WASILLA — Rachael Huffman recently graduated from the Alaska State Trooper Academy. She’s starting her career in the Mat-Su Valley. She has aspirations to continue work as a Wildlife Trooper across the state in the coming years.

Below is a question and answer interview with Huffman, who is from the Valley, discussing her graduation, background and goals moving forward.

Q: How do you feel about graduating from the academy?

A: “It feels pretty great. It’s kind of relieving but at the same time exciting, because I’m ready to go apply everything that I just learned.”

Q: How long does it usually take?

A: “The Alaska Law Enforcement Training Academy part— that has the Troopers and the municipal officers from around the state—that is a 16 week basic course. The troopers do an extended two week. It’s called the Trooper Basic Course. We learn things that are particular to the troopers.”

Q: What are some of the unique things troopers experience that’s different from other law enforcement training?

A: “The biggest thing is the survival techniques we learned. We did two days in a classroom… with an instructor going over Alaska, what are survival techniques, simulating maybe a plane going down or a boat going down. Then we got to go out for three days. Our instructor dropped us off on an island [off the coast of Sitka] and we stayed for two nights.”

Q: What was that like?

A: “It was definitely a secure environment but we stayed out there for two nights, three days. Basically we had to start fire from scratch. We were allowed to bring some necessary tools. We were allowed to pack a sandwich baggie and that was our survival emergency kit.”

Q: That sounds like it was pretty intense?

A: “It was. It was a lot of fun. Being on the island was kind of miserable. It will definitely help for something like a plane going down in the middle of nowhere. It’s very unique to the Troopers because the Troopers are the state police in Alaska. They are the ones in the bush planes, in the vessels, running all over the state... It happens; where Troopers are out there for a day or two and they have to do what they can to survive.”

Q: How did it feel when you were really in that nitty gritty of the survival training?

A: “Well, the first night I don’t think it got below thirty… everything was frosted over… The second night is was down around 20. That was probably the most miserable part. I didn’t sleep the second night because I was just trying to keep the fire going.”

Q: How many people were out there?

A: “We had 13 Troopers complete basic but at second night, we ended up corroborating at my fire. We’re supposed to be in groups of two to three and we’re supposed to just go off. But, it ended up being a group effort because we were so miserable. In mean, in my opinion if I’m in a survival situation with 12 other people, I’m gonna be like, “Okay what can we do for each other to keep each other warm and safe?’… We kept it going all night.”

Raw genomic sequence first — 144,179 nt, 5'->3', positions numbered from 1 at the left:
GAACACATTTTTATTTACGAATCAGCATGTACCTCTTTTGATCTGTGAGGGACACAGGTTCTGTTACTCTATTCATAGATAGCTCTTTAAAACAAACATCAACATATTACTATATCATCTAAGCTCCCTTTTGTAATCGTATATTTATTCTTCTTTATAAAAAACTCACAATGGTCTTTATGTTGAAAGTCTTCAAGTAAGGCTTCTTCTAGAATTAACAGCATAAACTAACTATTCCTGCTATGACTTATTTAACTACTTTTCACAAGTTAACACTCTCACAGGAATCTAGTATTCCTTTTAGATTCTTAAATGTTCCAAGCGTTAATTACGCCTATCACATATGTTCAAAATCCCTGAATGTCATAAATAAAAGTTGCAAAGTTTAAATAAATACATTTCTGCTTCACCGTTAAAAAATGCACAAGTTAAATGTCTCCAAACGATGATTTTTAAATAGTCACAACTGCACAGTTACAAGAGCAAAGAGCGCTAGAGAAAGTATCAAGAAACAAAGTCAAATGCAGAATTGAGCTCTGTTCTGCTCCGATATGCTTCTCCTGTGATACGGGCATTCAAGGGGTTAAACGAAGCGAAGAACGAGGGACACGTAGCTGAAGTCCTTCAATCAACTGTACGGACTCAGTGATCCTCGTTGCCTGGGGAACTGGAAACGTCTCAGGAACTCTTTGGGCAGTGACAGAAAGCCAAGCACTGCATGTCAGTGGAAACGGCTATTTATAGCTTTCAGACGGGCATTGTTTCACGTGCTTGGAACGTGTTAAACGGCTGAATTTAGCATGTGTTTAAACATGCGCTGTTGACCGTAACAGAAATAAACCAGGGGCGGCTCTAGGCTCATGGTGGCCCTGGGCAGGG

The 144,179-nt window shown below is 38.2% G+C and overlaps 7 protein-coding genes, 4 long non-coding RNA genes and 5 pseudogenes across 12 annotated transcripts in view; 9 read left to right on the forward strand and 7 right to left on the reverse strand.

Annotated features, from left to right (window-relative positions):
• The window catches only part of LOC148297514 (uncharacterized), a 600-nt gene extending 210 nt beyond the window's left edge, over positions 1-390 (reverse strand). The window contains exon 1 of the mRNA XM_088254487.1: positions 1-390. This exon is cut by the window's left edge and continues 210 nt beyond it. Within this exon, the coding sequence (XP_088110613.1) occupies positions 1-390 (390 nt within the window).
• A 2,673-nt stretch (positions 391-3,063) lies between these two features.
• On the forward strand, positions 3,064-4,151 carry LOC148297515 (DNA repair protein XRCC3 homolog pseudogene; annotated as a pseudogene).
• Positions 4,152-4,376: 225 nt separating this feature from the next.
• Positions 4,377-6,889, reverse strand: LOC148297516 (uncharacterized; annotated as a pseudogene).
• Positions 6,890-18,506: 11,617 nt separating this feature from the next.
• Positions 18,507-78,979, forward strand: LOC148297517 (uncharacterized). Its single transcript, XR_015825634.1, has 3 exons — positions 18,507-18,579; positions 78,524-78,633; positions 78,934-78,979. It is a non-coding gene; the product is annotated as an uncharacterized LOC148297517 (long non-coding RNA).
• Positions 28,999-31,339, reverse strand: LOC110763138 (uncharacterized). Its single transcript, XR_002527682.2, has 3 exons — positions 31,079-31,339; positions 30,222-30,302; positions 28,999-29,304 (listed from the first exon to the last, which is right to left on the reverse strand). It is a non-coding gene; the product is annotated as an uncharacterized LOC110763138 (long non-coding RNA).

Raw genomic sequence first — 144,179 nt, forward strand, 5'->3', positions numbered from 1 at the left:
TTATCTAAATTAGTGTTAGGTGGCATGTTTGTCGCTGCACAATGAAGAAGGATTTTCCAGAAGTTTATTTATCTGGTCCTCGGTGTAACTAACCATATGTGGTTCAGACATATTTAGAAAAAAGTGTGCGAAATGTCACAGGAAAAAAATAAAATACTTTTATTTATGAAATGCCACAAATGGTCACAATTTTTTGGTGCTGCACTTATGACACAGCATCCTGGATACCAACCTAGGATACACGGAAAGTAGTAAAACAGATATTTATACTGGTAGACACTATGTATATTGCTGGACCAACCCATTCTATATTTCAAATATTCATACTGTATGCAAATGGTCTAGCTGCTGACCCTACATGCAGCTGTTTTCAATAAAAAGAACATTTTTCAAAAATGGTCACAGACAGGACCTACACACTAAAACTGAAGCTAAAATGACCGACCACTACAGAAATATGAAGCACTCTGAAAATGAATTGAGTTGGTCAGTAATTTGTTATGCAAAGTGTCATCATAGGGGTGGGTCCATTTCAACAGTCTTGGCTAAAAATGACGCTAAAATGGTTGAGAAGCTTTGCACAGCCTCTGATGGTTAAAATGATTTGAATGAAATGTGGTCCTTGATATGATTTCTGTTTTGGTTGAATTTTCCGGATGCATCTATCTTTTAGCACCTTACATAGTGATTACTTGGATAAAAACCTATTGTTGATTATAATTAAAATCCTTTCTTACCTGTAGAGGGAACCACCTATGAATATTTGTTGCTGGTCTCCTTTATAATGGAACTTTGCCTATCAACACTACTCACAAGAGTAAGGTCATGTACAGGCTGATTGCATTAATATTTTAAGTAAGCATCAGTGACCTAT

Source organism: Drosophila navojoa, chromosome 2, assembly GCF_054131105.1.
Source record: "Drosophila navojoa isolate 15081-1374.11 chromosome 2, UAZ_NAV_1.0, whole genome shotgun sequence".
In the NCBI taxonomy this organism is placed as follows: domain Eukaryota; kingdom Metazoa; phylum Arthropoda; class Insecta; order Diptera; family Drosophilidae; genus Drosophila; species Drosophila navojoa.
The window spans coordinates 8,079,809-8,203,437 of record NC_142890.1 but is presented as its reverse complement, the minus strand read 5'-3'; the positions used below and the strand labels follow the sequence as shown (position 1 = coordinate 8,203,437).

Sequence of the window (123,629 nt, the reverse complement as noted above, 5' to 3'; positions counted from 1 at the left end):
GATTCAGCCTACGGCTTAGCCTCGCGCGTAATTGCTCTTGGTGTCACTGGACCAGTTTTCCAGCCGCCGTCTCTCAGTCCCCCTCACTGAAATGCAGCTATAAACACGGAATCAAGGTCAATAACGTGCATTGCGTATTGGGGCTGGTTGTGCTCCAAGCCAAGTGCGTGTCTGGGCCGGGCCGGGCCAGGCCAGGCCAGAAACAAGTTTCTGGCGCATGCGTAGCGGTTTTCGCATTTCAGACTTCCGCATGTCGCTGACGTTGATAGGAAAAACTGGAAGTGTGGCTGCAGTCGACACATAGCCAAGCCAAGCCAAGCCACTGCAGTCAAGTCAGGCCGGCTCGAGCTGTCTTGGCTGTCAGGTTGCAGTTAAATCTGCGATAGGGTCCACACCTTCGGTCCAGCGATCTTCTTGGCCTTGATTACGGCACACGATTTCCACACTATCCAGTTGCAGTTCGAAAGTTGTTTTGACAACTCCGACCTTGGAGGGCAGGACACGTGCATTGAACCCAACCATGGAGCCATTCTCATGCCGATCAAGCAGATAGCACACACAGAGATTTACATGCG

Q: How does it feel to cross that threshold, to make it to the other side?

A: “It feels like a rite of passage. I mean, it kind of is a right of passage. Every Trooper class that goes through this academy has to do some sort of—We call it, “Survival Island”— training. It definitely felt great when we got back to the academy. We were all definitely happy. We all took a nice hot shower. I took a nap.”

Q: I understand you’ll be stationed out here in the Valley?

A: “That is correct.”

Q: Have you lived here in the Valley at all?

A: “Yes. So I was actually born and raised in Palmer. I was born at the old Palmer Hospital before it became a state building.”

Q: What drew you to becoming an Alaska State Trooper?

A: “I’ve always known that I was some sort of first responder type. I had a first responder type personality… I did some time as a wildlife firefighter so I got a taste of that… It knew that I was probably heading in the direction of being a cop… It made more sense to me to be a state cop because I would get to do so much. I’d get to go around, see all kinds of people.”

Q: So what are your goals moving forward, maybe the next five, 10 years?

A: “I’d like to spend two to three years, maybe a little less than that here at the Palmer Post. I am coming in as a Wildlife Trooper which means there are so many opportunities available for me across the state. Eventually I’d like to go out to Western Alaska somewhere, where fishing is pretty big and spending some time learning that. It wouldn’t bother me if I ever went to like, the Kenai Peninsula/Soldotna area. That would be a lot of fun as a Wildlife Trooper.”

Q: It sounds like you really want to get out there and explore the state?

A: “Absolutely.”

Contact Mat-Su Valley Frontiersman reporter Jacob Mann at jacob.mann@frontiersman.com

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